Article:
There's an exceptionally dangerous perception in many corporate IT departments, and it is one that threatens the very existence of an internal IT department: being perceived as the "Department of No." This description applies to IT organizations where the unstated goal of IT is to insert itself into every technology-related discussion and highlight all the reasons why an initiative won't work. Whether IT staff is noting that a technology is unproven, IT lacks sufficient resources, or some other potentially legitimate quip, eventually a perception grows that IT exists to point out every tiny cloud on an otherwise sunny day.But it's our job!
Many technologists note that IT's job is to provide technical expertise, and part of that is noting the flaws in a particular endeavor. While no one would suggest taking a cavalier approach to every task and ignoring the risks, I would contend that IT often approaches this from the wrong angle, cementing the impression of being the department of no. Rather than immediately considering the technical implications, the most effective IT departments do two things. First, they help their peers solve a business problem, and secondly, they consider that problem from the perspective of the "real" customer, the one that pays the company's bills, rather than some notion of an "internal" customer.
While it may sound nuanced, this aligns IT's goals with the person requesting something of IT. Rather than interacting as adversary at worst, or "customer" and order taker, jointly solve a business problem by placing revenue and tactics first, and technical questions later. It also forces the group working with IT to recognize the constraints of any business problem: time and resources.A tale of two IT departments
Rather than belaboring the point, consider two examples-a "department of no" IT shop and one motivated to solve a business problem. In the case of the former, they are usually called in at the last minute, after most decisions have been made. This is based on their tendency to leap toward technical solutions to every problem, but is also based on a past history of saying "no" to anything and everything. Just as most people do not relish the thought of spending time with negative personalities, no one wants to spend any more time with a "department of no" than absolutely necessary. Since most critical decisions have already been made, IT is given a pre-defined answer to a problem, one that it has little ability to challenge, so the "department of no" naturally attempts to point out as many flaws as possible, creating a vicious cycle.
The problem solving IT department brings not only a knowledge of technology to the table, but a broad understanding of the different divisions and processes in place in the company. In short, they have a grab bag of solutions to business problems, and are therefore perceived as an asset at the earliest stages of a discussion. Rather than their input revolving around "you can't do that," it focuses instead on "have you thought of... ." Since this IT department aims to please the paying customer, it can rise above and challenge parochial behavior, and also provide legitimate input about where the company's limited technology resources are invested.Getting started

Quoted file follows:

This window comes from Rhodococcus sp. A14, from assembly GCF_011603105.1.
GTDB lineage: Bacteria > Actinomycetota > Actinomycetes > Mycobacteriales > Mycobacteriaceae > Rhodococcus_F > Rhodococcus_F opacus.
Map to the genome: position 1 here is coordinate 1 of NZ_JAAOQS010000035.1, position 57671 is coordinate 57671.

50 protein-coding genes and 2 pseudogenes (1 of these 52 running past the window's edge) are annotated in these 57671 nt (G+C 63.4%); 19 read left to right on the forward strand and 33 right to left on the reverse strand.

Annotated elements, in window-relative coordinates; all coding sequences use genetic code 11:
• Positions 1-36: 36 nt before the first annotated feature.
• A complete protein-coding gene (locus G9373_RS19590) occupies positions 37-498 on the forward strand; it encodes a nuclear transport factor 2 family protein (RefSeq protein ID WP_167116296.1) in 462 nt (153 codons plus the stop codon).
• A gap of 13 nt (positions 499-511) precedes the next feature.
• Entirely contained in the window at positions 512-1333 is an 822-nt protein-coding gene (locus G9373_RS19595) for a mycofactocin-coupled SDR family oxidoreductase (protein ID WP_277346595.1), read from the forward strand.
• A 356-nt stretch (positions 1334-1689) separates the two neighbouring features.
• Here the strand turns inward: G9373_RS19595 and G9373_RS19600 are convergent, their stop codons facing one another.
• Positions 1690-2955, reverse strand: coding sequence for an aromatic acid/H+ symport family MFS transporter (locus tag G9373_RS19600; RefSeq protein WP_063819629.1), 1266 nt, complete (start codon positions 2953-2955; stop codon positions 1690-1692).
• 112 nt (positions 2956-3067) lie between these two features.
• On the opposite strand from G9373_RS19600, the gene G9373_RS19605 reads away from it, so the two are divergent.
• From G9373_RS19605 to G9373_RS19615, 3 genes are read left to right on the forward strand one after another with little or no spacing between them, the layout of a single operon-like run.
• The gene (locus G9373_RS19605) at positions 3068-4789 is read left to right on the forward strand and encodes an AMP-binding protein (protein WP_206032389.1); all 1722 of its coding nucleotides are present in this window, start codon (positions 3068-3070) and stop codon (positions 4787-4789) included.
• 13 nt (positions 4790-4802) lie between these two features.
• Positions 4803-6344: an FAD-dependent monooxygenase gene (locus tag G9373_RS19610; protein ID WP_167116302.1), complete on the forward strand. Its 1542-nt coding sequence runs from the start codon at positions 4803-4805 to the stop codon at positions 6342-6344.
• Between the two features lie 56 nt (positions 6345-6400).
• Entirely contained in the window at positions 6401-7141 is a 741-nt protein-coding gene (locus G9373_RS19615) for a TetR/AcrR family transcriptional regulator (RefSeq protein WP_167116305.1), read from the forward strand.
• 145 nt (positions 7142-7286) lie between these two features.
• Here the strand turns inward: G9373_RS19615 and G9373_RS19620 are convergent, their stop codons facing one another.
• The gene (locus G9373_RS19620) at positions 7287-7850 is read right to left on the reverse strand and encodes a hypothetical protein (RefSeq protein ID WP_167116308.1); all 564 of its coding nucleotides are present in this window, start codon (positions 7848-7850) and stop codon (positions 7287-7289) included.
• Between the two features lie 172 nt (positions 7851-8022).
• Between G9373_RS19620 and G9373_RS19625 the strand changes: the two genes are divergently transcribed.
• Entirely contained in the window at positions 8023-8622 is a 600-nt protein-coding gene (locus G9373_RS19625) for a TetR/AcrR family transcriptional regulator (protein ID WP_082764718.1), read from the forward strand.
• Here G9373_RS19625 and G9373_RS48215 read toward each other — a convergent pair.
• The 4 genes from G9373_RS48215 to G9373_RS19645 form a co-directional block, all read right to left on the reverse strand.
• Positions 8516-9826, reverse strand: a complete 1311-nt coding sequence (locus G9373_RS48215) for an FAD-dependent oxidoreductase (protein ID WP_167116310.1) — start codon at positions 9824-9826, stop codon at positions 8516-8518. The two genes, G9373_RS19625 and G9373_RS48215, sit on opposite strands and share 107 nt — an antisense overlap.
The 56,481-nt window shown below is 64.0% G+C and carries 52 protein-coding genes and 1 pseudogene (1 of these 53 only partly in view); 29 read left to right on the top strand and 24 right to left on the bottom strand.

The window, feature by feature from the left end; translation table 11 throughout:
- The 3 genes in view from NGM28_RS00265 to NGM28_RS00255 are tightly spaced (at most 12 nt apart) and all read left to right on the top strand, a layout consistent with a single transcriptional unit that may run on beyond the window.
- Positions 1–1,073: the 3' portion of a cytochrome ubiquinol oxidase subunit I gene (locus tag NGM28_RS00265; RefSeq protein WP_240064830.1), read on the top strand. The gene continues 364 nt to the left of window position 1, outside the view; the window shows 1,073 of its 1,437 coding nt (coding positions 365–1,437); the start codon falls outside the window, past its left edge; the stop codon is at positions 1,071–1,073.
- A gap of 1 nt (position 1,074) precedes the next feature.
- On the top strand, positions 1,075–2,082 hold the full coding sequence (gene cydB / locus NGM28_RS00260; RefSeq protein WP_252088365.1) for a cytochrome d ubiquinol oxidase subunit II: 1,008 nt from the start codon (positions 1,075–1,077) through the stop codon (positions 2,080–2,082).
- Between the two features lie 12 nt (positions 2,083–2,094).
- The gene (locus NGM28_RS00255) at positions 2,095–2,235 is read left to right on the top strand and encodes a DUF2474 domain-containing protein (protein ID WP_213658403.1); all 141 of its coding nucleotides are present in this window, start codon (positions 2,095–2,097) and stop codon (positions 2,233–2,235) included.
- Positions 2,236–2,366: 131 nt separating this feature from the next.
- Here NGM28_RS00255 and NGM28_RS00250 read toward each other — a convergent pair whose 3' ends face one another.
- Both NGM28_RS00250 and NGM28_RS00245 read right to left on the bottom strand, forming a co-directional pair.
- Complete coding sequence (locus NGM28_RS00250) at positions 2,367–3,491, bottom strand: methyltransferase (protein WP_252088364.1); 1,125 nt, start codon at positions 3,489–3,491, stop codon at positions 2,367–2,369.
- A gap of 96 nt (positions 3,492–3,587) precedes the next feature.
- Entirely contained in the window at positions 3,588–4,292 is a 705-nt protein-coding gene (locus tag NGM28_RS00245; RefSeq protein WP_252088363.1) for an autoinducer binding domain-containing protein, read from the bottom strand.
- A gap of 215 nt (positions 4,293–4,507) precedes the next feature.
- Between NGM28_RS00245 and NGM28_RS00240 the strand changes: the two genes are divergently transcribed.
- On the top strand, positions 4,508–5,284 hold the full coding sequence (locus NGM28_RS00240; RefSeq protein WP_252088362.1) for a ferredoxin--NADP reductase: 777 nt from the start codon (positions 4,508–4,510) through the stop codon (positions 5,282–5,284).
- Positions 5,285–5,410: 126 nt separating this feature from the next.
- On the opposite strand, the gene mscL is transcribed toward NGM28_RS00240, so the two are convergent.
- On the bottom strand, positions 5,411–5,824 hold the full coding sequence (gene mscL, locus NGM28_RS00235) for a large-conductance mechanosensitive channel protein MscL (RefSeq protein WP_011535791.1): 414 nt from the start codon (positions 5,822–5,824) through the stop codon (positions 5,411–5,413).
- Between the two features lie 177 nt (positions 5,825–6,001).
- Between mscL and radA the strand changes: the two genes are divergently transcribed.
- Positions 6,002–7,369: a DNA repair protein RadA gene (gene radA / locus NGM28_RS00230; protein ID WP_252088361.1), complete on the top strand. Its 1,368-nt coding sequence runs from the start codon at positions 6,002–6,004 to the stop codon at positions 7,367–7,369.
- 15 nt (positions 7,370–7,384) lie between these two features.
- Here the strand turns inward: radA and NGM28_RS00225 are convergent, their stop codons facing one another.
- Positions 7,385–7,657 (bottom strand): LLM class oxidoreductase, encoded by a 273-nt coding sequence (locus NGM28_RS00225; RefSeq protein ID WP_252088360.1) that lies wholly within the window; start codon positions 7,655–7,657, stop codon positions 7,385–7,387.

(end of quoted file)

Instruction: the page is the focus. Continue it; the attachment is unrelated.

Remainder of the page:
Like all good things, this likely sounds wonderful but difficult to implement. While this transition may take months, I'd suggest a simple start. Investigate projects and technologies your IT organization has implemented with great success on a limited scale. Perhaps finance has an amazing document management system, or a collaboration tool for sales is receiving rave reviews. Consider what other business problems these tools could solve, and approach those business units responsible for that particular area. Be sure to frame the discussion in terms of the internal or customer problem that's being resolved, not the technical wizardry being deployed.
This approach instantly shatters the "department of no" stigma since IT is proactively presenting a potential solution to a business problem, and it also gains IT some clout for "recycling" existing resources by expanding their usage. When IT starts becoming a trusted advisor and group that is looked to for answers, you'll find yourself being invited to kickoff meetings rather than called two weeks before go-live.
Patrick Gray works for a global Fortune 500 consulting and IT services company and is the author of Breakthrough IT: Supercharging Organizational Value through Technology as well as the companion e-book The Breakthrough CIO's Companion. He has spent over a decade providing strategy consulting services to Fortune 500 and 1000 companies. Patrick can be reached at firstname.lastname@example.org, and you can follow his blog at www.itbswatch.com. All opinions are his and may not represent those of his employer.